How much does a heat pump cost to run?

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Heat pumps are the most carbon friendly solution out there when it comes to home heating - but how do running costs compare? For an average UK home, a heat pump should cost around the same as a gas boiler to run, but you could unlock deeper savings by choosing a smart, green heat pump tariff.


How much does the average heat pump cost to run?

Heat pump costs have tumbled over the last few years and will almost certainly continue to drop. Right now, it costs around £50 more a year to ditch dirty gas heating based on the October price cap prices but that's not the end of the story...

Annual heat demand Efficiency Annual energy use Avg energy price Annual bill
Gas boiler 9,653 kWh 82.5% 11,700 kWh 7p/kWh £820
Heat pump 9,653 kWh 300% 3,218 kWh 27p/kWh £870
Total savings: -£50

Extra heat pump savings:

Based on our data, if you choose to pair your heat pump with our specially-designed smart tariff Cosy Octopus instead of a standard variable tariff, you can save £85 a year on your heat pump run cost.

What's more, if you use your heat pump to help rid your home of gas once and for all, you'll no longer have to pay gas standing charge, which would save an additional £110 a year.

What have our Cosy customers been getting up to?

Cosy Octopus works by allowing you to make the most of the cheap, green ‘Cosy’ periods. This might mean pre-heating your hot water or your home a little earlier than usual, and then once the daily peak in energy demand has passed, turning your green-heating back on to remain as cosy as ever.

We crunched the data from 400 customers who have been on our Cosy Octopus tariff for more than 6 months and saw that they have saved £188 over 6 months on average!

Most customers saved between £70 and £250, with those who had other green tech, like a battery, making the greatest savings.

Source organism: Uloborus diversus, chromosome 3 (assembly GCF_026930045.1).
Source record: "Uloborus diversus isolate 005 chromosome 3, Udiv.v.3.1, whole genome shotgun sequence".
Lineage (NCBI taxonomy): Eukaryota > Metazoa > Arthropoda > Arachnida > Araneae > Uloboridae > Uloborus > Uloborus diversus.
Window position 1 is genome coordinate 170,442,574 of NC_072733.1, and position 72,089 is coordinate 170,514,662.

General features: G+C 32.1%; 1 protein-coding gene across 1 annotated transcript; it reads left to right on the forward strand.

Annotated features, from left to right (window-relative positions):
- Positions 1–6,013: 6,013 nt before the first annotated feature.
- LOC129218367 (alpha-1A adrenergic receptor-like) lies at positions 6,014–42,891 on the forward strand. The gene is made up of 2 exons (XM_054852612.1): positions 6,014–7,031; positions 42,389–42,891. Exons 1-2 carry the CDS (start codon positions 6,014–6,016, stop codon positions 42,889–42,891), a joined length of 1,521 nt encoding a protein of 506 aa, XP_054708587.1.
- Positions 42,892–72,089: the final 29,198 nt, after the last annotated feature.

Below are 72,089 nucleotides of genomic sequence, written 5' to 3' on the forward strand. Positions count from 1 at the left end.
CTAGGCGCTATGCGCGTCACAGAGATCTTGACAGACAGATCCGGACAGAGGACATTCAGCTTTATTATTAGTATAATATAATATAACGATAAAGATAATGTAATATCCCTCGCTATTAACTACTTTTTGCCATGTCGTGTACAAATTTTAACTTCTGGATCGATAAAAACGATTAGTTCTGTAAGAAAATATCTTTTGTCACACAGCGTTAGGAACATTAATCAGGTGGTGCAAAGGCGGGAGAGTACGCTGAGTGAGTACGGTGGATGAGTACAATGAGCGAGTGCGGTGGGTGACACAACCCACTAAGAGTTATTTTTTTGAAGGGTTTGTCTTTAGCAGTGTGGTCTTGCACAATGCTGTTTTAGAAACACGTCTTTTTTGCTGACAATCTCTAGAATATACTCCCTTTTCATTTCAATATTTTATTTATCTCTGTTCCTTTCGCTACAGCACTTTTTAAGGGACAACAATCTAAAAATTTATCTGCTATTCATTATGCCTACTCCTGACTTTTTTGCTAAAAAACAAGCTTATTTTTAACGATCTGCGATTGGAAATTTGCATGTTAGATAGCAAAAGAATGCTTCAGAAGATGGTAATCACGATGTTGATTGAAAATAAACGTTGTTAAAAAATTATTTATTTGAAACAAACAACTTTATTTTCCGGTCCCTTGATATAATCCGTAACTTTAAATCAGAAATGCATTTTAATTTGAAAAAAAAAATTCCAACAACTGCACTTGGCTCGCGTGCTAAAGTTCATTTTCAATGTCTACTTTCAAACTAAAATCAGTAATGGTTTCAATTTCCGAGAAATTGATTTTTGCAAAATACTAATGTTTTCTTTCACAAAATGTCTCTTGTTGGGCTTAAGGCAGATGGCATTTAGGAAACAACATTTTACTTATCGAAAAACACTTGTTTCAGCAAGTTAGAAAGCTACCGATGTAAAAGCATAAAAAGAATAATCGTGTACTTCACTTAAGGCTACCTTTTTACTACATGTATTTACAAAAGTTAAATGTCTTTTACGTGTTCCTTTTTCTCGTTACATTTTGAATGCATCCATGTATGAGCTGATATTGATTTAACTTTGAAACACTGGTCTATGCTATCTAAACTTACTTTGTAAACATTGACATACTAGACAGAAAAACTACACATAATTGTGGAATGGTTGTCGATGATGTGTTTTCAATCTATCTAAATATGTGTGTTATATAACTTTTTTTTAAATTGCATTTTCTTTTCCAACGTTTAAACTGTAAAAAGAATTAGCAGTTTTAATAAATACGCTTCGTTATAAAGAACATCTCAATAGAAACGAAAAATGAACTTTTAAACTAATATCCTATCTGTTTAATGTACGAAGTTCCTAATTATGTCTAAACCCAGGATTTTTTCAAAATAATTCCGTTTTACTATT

Cosy profile

This graph shows the average daily consumption profile for the two weeks before and after they switched to Cosy Octopus

Frequently Asked Questions

How we calculated the average gas heating cost


Ofgem estimates that a typical household gas consumption is 12,000kWh a year. Gas used for cooking makes up around 2.5% of the total (300kWh), so that leaves 11,700kWh a year as the typical quantity of gas used for heating and hot water in your home.

From October 2023, the average price cap for gas is £0.07 per kWh, so the annual cost of gas consumption is 11,700 x £0.07 = £820. Sourced here.

How we calculated the average heat demand


To calculate the cost of running a heat pump, you need to work out your household heat demand using your current annual gas consumption and boiler efficiency.

Potential heating and hot water costs using a gas boiler

A new A-rated gas boiler must be a minimum of 92% efficient; however, studies have shown that the actual in-use performance is generally lower. Older boilers are also less efficient

The UK government energy department (DESNZ) did a live study and found the average gas boiler to be around 82.5% efficient, so that's what we've used

Current gas consumption is 11,700kWh (see FAQ above) but as only 82.5% of that is being turned into heat, we calculate actual heat demand at 11,700 x 0.825 = 9,653kWh.

How we calculated the heat pump heating cost


Following on from the above, a typical air source heat pump should generate three or more units of heat for each unit of electricity it uses.

The UK government energy department (DESNZ) did a live study and found that the average heat pump to be around 300% efficient, so that's what we've used

To deliver the heat demand of 9,635kWh, the amount of electricity required will be 9,635 ÷ 3 = 3,218kWh.

From July 2023, the price cap for electricity is £0.27 per kWh, so the annual cost of electricity for heating and hot water is 3,218 x £0.27 = £870

We've assumed that all households already pay the standing charge for electricity, so there's no need to add this.

How we calculated the average Cosy Octopus saving


The figure is calculated based on a Cosy customer shifting 50% of their heat pump consumption, into the three hour double dip super cheap periods. The initial results from our first 400 customers suggest they are shifting even more than this. This saving is compared to the cost of a flat rate Flexible Octopus tariff.


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Published on 30th September 2023 by:

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Aimee Clark

Green heating expert

Hey I'm Constantine, welcome to Octopus Energy!